Soldotna project planning takes long-term view

May 30, 2018

The Soldotna City Council got a look at a new way to consider their community’s long-term infrastructure planning. It’s through a long-range planning document that sets out overlapping timelines and budgets. 

“It typically helps with scheduling public improvements, it allows us to purchase land ahead of time, help with financial planning so we could stabilize tax rates through debt management,” said Public Works Director Kyle Kornelis. “It does things like avoid mismanagement like paving a street and tearing it up the next couple years to put in a utility underneath it. It offers opportunity for public input, and it just contributes to best management at the city.”

This document looks ahead five years and is a combination of two different kinds of planning that was done before, according to City Manager Stephanie Queen.

“Because it’s both a planning document and a budgetary document, it kind of accomplishes both things. So really, in years two, three, four and five, because they’re not committing us to any projects, it’s more a planning document, we’re less drilling down on funding and what that might look like,” Queen said. 

“But certainly year one when we come back with that budget, which will likely look a lot like you see here, this FY19 plan, we’ll be able to explain exactly where that funding comes from and what impact that will be to fund balance. And we’ve even talked about next year looking at if the document could be a six-year document where the first two years are real budget, real numbers.”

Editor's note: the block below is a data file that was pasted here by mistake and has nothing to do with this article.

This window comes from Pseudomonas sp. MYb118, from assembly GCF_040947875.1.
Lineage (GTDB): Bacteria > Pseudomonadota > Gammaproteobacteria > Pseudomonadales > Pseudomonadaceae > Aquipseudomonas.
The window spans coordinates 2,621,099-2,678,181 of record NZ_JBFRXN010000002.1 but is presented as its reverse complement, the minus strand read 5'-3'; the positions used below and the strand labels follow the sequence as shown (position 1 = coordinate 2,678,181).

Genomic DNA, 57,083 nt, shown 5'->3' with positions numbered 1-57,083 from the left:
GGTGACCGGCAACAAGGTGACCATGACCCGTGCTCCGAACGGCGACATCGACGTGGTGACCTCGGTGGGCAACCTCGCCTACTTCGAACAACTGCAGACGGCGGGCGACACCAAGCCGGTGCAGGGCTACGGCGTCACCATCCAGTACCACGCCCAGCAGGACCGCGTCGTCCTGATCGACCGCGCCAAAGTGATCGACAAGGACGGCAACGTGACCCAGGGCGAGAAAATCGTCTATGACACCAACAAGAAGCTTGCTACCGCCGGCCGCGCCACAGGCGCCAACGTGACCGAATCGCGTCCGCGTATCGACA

The city has previously compiled capital improvement lists and debated their relative worth on the council before submitting the requests to the state and federal governments. The process though, according to Kornelis, is becoming less rewarding.

“Typically in the fall what we’ve done is we put together a legislative priority list which is historically a wish list that we transmit to the state and the federal delegation. It generally has been the genesis of our legislative grants,” Kornelis said. “We continue to do that. We debate every fall if we should continue to do it because its relevancy has obviously diminished over the years since there is no state capital budget the last couple of years. But we still feel it’s important to communicate our community needs.”

Kornelis went on to discuss funding options and other aspects of the five-year plan. Before answering questions from the council on the current CIP list specifics.